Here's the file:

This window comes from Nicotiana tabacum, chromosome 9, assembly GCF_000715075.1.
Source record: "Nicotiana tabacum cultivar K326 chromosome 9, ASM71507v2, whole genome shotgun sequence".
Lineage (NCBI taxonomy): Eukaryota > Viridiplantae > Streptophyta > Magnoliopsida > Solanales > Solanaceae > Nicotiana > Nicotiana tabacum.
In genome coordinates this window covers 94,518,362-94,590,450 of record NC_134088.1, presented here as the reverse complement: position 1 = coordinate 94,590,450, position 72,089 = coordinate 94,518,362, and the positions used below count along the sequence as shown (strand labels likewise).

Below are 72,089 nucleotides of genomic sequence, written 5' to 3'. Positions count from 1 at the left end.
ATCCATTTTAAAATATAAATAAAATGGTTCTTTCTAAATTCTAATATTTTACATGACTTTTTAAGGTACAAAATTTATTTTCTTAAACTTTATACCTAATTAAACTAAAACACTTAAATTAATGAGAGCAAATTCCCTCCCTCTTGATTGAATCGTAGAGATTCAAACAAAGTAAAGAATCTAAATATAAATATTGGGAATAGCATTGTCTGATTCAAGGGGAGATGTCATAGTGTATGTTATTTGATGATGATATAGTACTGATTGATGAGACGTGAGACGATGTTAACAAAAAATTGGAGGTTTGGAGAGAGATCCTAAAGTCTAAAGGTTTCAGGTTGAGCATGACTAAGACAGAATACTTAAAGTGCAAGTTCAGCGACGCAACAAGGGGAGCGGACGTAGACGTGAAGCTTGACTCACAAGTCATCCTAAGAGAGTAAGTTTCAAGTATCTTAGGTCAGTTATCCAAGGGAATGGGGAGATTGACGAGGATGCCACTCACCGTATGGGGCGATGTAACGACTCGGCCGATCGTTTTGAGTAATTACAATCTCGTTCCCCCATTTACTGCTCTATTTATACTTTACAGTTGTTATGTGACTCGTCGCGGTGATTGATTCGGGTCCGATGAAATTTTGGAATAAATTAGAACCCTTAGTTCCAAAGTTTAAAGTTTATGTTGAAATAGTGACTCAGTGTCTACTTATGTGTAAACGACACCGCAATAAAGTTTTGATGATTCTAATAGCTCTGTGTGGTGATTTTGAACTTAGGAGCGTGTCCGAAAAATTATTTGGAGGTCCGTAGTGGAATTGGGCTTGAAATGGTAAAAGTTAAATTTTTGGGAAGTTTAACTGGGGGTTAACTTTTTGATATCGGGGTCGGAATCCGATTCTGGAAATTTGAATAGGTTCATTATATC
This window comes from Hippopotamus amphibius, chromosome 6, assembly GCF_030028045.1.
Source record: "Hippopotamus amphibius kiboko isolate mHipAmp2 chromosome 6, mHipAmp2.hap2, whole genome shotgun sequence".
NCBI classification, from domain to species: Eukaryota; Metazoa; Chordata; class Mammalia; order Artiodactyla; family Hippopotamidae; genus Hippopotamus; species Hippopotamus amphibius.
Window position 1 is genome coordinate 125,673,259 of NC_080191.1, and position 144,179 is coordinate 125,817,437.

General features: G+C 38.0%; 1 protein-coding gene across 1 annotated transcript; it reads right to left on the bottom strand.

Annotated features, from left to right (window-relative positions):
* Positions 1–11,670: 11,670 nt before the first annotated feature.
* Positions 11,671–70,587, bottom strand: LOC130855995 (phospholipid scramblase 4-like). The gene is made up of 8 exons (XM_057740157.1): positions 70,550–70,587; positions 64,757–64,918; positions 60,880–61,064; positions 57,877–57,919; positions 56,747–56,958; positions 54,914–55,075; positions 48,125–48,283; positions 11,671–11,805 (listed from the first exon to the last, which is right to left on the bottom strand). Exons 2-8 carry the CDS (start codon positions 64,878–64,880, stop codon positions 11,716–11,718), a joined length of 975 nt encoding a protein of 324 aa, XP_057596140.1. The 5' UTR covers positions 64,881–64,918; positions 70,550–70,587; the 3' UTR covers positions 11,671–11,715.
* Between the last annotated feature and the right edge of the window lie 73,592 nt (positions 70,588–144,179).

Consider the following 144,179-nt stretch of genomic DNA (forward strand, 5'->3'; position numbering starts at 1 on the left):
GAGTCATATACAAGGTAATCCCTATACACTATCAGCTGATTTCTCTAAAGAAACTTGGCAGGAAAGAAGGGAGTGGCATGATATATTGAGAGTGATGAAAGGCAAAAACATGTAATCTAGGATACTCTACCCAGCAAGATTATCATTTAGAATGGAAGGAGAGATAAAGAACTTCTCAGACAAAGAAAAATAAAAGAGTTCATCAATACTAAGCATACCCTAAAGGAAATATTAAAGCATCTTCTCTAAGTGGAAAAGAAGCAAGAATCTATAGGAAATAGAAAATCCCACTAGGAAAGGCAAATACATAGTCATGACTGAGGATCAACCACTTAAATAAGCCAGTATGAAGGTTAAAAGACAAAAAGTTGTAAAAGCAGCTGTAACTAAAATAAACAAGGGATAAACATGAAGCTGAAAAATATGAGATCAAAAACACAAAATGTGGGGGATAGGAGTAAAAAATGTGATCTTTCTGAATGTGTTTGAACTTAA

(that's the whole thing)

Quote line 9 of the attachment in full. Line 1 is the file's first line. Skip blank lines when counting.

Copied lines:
NCBI classification, from domain to species: Eukaryota; Metazoa; Chordata; class Mammalia; order Artiodactyla; family Hippopotamidae; genus Hippopotamus; species Hippopotamus amphibius.